This year’s honey harvest is likely to be about a third of the size of last year’s crop after poor weather affected nectar flow, says bee
farmer Cris Reeves.
Wet weather and
cooler temperatures during key times of nectar production over the
spring and summer have led to
a dramatic drop in the amount of honey harvested across the country this season.
But stocks of
Haughton Honey remain buoyant thanks to a bumper honey harvest in 2014 and the
approximate 1,600 hives spread
across the North West and the Midlands, including Cheshire, Staffordshire,
Shropshire and Warwickshire says
“The honey crop
can fluctuate quite widely from one year to the next and, in the main, it’s all down to the weather,” he explained. “2013
was an atrocious year
as we had a very long winter
and spring never really got going. Last year was really very good by comparison. Bee farmers
that contribute to the Haughton Honey brand harvested more than 24,000 kilos of honey during 2014. This year, however, it looks like these
hives will produce little over 10,000 kilos – significantly less than half of what was collected last year. After talking to bee farmers across the country, it
looks likely that the honey harvest generally could be around a third of last
year’s crop. Matters could become very seriously compounded if next year turns out to be similar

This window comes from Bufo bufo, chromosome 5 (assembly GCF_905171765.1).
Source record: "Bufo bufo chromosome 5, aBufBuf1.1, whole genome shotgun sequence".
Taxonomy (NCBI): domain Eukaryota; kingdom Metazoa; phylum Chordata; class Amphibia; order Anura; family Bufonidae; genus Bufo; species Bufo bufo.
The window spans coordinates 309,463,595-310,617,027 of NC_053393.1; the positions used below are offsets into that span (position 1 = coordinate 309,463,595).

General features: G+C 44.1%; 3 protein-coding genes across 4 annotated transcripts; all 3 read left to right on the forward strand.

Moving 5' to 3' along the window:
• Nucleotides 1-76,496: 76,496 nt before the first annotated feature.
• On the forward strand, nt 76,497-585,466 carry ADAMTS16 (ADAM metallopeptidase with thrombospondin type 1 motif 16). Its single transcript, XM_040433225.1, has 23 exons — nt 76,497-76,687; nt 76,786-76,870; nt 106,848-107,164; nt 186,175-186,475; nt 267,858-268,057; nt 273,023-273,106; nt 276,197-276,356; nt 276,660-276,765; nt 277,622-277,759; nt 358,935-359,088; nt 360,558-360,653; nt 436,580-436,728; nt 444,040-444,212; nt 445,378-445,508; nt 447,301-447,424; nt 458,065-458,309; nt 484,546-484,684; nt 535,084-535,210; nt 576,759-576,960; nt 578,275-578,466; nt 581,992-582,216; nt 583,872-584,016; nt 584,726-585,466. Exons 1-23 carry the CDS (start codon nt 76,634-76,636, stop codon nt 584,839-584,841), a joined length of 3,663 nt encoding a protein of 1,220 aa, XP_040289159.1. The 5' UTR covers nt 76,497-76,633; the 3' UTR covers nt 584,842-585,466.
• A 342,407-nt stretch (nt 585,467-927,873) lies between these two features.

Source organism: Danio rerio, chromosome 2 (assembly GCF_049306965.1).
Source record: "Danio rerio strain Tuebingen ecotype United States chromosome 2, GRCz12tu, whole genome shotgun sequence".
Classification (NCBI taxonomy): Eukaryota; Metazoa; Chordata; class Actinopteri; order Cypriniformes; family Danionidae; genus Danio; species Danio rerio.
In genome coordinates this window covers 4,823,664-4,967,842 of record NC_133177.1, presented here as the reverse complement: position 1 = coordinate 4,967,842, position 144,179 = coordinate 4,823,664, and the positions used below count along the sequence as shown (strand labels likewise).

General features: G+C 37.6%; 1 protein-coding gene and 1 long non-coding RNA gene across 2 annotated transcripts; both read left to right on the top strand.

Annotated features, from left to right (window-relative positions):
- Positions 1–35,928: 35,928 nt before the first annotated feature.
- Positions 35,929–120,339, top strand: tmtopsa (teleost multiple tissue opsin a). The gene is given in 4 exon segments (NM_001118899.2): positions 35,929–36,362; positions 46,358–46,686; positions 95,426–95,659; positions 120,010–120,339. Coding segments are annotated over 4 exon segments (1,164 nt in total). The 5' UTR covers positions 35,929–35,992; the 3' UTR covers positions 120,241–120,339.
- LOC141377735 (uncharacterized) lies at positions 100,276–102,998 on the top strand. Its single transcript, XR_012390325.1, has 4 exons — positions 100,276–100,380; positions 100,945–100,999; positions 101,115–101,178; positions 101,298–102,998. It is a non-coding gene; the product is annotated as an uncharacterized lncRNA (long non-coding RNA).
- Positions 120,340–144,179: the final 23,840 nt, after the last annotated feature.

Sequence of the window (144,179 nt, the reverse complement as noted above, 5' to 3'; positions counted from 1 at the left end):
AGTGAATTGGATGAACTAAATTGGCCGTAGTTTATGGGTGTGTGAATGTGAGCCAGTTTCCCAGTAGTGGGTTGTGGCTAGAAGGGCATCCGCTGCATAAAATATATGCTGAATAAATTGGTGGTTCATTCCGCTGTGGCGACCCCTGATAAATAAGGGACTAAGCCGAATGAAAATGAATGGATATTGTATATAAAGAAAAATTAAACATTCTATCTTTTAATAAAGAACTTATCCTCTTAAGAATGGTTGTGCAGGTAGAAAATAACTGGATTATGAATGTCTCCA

to this one though.
“We have enough
volume to supply our existing customers and take on new ones, but we’re hoping that next year proves to
be a better year weather-wise for the bees and for the livelihood of bee
farmers, who play an extremely important role within the natural ecosystem and
who receive no farming subsidies from the European Union.”
Honey bees collect
nectar to deposit into
honeycomb cells before it is turned into honey, so adverse weather at key times
of nectar production impacts on the amount of honey available in a season.
Cris launched
Haughton Honey last year and supplies more than 60 stores, currently
across the North West and the
Midlands but with plans to expand throughout the UK.
Although the
honey harvest has dropped dramatically and there is likely to be less of a
honey harvest across much of England, he and his fellow bee farmers hope that
this won’t lead to a shortage of British
honey as stocks from last year were high. Honey is the only food product that
doesn’t deteriorate over time, added Cris,
who has been a bee farmer for more than ten years.
“We’re still processing, but there
definitely won’t be anywhere near as much English honey around this
season as a result of the weather,” said Cris. “News
in the South East is slightly better, but across most of the UK
including the North West,
Midlands, South West, Wales and other areas it’s been a similar picture.”
Poly-floral, or wildflower honey, is harvested twice a year – usually
during May and August.
Haughton Honey
is raw honey which comes straight from the hive, is cold extracted and never
pasteurised which means that it retains all of the natural enzymes and proteins
that make English honey so special. Haughton Honey is 100% natural and pure,
and features traces of dandelion, chestnut, blackberry, clover and other
Earlier this
year, Haughton Honey was named as one of ten short-listed products in the sweet
preserves category of the Great British Food Farm Produce Awards 2015, run by Great
British Food Magazine.
For more details visit
Press release issued by Nottingham company Perfect 10 PR